This prolific early war tank was a key part of the Wehrmacht’s Panzer divisions even though it was never made in Germany. It’s derivatives would remain in production past the war’s end.
Join me for a look at an important light tank.
The Panzer 38(t) started as the LT-38 from Czech tank builder CKD. This was a simplification of the earlier LT-35 that CKD had built in partnership with Skoda. Once Germany took over Czechoslovakia in 1938 they assumed control of the manufacture and sales. The designation is obviously derived from the original type name and the “(t)” suffix is simply from the German word for “Czech”.
Germany was going through rapid expansion and modernization of its military at this time, and the 38(t) was to play a key role. It fit somewhere between the Panzer II and Panzer III in capability and was considered both a light and medium tank in different ways. It was about the size of the Panzer II. It’s armor was slightly heavier than the II, but Czech armor was of a slightly lower quality than German armor (more brittle). A big asset was its main gun, the Skoda 37 mm was far more powerful than the 20 mm on the Panzer II; really equal to the 37 mm on the Panzer III.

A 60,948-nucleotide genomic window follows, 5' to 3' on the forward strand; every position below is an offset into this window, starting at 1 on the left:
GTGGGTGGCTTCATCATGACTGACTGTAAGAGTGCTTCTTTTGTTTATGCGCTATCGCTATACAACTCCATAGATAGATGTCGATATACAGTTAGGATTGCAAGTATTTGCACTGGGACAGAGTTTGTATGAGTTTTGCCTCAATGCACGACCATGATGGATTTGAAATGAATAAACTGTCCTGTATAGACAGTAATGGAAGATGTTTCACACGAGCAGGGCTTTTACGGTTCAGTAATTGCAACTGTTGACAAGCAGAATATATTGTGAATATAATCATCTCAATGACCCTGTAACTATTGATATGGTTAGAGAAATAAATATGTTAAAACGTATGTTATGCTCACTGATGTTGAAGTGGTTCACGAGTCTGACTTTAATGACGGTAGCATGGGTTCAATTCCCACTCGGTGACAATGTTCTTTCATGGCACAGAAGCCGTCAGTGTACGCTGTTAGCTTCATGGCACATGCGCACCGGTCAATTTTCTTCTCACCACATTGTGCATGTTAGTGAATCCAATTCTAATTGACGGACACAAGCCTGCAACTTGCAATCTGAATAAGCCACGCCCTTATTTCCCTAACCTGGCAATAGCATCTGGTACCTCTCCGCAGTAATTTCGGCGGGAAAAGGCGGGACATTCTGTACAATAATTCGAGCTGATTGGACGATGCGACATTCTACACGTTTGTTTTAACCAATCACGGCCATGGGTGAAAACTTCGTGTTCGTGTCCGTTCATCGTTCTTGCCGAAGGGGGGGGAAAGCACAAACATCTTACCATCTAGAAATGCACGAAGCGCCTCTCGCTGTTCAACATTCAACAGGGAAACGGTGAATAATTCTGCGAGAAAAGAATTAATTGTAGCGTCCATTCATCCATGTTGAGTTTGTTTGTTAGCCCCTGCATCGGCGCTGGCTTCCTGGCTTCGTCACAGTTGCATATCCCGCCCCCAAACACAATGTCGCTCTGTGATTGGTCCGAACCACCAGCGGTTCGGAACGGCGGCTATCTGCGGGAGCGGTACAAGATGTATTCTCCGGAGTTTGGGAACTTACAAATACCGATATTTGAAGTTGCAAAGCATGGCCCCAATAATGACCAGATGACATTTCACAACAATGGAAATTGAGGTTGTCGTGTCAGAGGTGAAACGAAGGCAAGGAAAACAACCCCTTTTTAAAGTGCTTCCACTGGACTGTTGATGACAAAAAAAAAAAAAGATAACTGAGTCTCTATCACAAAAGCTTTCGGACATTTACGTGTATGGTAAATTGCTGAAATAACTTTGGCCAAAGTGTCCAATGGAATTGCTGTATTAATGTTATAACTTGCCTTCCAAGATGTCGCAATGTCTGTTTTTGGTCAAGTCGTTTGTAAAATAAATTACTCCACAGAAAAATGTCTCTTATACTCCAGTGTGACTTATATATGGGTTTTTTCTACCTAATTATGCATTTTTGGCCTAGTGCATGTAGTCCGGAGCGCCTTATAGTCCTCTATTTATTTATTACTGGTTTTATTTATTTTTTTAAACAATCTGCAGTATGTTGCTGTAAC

But the greatest strength of the little Czech tank was its drive train and overall reliability. With a high travel speed (over 25 mph) and reliability it could easily cover twice the distance in any given time as German types. It was also considered comfortable and simple by its crews. These features were strong enough for the platform to be developed as a tank destroyer after it was obsolete as a tank. In its final guise it was being produced for the Swiss Army until 1960.
This example is from the Tamiya kit and depicts a tank that served in the early phases of Barbarosa, the German invasion of the Soviet Union.